Last week, the Daily Southtown (Ill.) published an editorial criticizing the trustees of Joliet Junior College for adopting a new free speech zone policy. Although the new policy seems to be improved because it moves these zones closer to where students actually gather, the editorial board rightly questions why the policy wasn’t completely abolished. The editorial correctly notes that “designating a ‘zone’ and setting up rules for how to use it doesn't encourage free speech, it limits and discourages it.”
Free speech zones are nothing more then a ruse used by college administrators to suppress the free exchange of ideas. Since federal courts have repeatedly held college speech codes unconstitutional, administrators have been forced to come up with craftier schemes in their never-ending quest to suppress unpopular or “offensive” dissent. One of the results has been an attempt to disguise censorship as content neutral time, place, and manner restrictions. Many universities are simply “zoning out” free speech by restricting it to areas that are either secluded or too small for any type of meaningful larger expressive gathering.
In a lawsuit coordinated by FIRE, a federal district court noted the following when finding a Texas Tech speech zone policy unconstitutional:
The University’s interest in an orderly administration of its campus and facilities in order to implement its educational mission does not trump the interest of its students, for whom the University is a community, in having adequate opportunities and venues available for free expression. Indeed, those who govern and administer the University, above all, should most clearly recognize the peculiar importance of the University as a ‘marketplace of ideas’ and should insist that their policies and regulations make adequate provision to that end.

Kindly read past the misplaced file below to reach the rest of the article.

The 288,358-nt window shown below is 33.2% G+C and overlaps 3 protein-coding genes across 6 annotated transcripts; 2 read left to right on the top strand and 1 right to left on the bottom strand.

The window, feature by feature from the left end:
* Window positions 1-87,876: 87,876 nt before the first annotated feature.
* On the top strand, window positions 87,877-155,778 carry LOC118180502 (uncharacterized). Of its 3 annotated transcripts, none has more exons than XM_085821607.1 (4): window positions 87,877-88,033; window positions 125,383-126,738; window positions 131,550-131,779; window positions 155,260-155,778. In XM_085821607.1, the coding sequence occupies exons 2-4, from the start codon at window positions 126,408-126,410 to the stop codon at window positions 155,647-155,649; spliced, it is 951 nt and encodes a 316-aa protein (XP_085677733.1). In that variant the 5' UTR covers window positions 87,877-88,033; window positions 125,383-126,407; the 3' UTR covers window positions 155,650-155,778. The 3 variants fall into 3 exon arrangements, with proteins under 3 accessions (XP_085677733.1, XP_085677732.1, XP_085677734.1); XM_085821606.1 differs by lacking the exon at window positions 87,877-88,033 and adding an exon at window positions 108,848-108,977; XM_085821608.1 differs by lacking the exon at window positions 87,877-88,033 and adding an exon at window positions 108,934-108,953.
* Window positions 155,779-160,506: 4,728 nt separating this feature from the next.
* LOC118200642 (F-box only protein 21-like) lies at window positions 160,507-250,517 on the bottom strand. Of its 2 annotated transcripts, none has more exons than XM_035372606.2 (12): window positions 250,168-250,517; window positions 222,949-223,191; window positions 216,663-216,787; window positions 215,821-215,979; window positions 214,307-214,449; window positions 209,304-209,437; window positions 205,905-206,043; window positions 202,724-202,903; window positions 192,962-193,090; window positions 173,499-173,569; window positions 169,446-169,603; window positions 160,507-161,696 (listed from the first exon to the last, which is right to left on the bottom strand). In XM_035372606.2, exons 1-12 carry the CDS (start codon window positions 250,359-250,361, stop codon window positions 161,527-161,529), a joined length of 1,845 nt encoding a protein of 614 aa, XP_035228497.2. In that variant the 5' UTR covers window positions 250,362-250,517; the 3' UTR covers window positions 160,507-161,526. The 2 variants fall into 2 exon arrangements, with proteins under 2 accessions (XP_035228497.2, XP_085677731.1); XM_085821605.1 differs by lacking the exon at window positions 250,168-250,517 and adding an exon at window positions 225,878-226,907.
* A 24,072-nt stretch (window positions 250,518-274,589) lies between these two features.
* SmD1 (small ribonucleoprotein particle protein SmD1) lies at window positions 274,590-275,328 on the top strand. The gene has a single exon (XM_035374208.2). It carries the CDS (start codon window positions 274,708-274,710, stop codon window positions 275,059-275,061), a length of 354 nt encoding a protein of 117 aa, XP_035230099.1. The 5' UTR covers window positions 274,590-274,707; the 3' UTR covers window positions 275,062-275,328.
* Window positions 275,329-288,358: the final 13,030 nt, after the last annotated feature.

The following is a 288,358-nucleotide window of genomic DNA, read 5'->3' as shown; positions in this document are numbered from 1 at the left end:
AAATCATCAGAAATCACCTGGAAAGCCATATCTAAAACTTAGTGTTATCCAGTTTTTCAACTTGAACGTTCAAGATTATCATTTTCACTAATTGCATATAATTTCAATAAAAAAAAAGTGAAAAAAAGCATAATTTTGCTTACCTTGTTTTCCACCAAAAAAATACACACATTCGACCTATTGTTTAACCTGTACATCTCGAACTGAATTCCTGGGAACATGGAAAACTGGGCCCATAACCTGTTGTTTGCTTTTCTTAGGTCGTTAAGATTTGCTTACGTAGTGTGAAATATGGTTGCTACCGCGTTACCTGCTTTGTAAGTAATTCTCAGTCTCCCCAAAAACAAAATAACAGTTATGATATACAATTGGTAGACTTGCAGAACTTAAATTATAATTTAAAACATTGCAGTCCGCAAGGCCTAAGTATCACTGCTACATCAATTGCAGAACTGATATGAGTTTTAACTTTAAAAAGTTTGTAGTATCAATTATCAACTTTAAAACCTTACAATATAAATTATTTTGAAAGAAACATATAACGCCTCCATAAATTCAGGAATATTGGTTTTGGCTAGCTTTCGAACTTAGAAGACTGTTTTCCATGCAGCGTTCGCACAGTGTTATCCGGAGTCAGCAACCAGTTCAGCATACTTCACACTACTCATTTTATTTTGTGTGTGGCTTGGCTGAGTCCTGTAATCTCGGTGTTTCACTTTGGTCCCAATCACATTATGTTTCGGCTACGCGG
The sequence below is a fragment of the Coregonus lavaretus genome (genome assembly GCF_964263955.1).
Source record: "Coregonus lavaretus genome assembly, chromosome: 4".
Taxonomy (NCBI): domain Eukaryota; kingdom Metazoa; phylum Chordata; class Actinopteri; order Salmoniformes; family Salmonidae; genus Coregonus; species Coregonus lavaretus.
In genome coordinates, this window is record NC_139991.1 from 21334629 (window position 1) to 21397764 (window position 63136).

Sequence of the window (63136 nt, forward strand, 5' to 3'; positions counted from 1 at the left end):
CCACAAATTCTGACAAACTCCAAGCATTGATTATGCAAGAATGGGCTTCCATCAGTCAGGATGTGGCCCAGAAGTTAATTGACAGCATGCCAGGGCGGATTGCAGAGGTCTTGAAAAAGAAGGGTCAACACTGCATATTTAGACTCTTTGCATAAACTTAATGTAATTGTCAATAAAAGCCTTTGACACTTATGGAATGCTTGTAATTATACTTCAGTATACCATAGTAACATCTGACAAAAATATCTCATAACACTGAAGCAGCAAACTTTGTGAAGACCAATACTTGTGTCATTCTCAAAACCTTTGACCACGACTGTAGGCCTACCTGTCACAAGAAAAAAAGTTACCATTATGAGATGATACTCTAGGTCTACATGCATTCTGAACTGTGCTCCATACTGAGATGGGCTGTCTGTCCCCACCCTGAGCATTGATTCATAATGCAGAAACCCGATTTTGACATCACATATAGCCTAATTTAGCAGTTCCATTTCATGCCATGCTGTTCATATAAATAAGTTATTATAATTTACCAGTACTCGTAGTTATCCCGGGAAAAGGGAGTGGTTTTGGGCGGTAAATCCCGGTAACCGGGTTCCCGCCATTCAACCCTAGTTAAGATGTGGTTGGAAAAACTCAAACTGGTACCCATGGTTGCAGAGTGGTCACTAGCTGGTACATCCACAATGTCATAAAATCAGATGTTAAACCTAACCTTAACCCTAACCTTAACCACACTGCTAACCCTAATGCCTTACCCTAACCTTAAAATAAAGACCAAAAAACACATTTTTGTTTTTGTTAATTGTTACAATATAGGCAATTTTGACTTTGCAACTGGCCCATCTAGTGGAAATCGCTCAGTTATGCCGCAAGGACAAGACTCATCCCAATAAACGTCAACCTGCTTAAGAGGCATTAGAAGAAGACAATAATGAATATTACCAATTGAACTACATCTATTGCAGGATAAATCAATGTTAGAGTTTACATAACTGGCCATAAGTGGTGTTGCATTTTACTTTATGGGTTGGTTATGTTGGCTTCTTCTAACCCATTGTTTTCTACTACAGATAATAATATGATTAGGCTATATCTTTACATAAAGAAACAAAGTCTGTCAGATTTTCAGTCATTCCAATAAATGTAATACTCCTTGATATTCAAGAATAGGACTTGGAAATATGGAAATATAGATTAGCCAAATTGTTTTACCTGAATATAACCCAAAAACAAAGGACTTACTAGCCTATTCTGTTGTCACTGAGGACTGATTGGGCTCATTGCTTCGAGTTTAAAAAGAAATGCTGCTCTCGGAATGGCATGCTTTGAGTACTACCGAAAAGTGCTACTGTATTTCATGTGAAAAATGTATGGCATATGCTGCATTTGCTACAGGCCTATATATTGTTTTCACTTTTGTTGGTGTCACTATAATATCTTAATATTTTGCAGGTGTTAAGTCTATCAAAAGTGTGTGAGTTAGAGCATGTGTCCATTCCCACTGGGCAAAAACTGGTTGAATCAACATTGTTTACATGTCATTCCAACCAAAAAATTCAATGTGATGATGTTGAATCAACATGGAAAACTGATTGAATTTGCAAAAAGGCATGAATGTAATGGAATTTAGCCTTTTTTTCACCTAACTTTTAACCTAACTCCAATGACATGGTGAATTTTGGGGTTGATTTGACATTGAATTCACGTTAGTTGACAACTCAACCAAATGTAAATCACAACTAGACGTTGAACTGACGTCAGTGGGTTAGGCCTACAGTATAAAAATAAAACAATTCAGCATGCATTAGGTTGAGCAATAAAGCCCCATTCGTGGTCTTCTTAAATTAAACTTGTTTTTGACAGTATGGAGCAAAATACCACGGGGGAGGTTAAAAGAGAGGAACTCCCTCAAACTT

As the Texas Tech case states, universities have the power to enact reasonable time, place, and manner restrictions. However, administrators too often conveniently forget the word “reasonable” when constructing their policies. Other federal courts have struck down similar heavy-handed policies at the University of Houston, the University of Virginia, and the South Orange County Community College District in California, among others. FIRE has also used public pressure to challenge immoral and unconstitutional free speech zone policies at Clemson University, UNC Greensboro, West Virginia University, and the University of Central Florida.
Joliet Junior College should follow the advice of the Daily Southtown and outright abolish its free speech zone policy.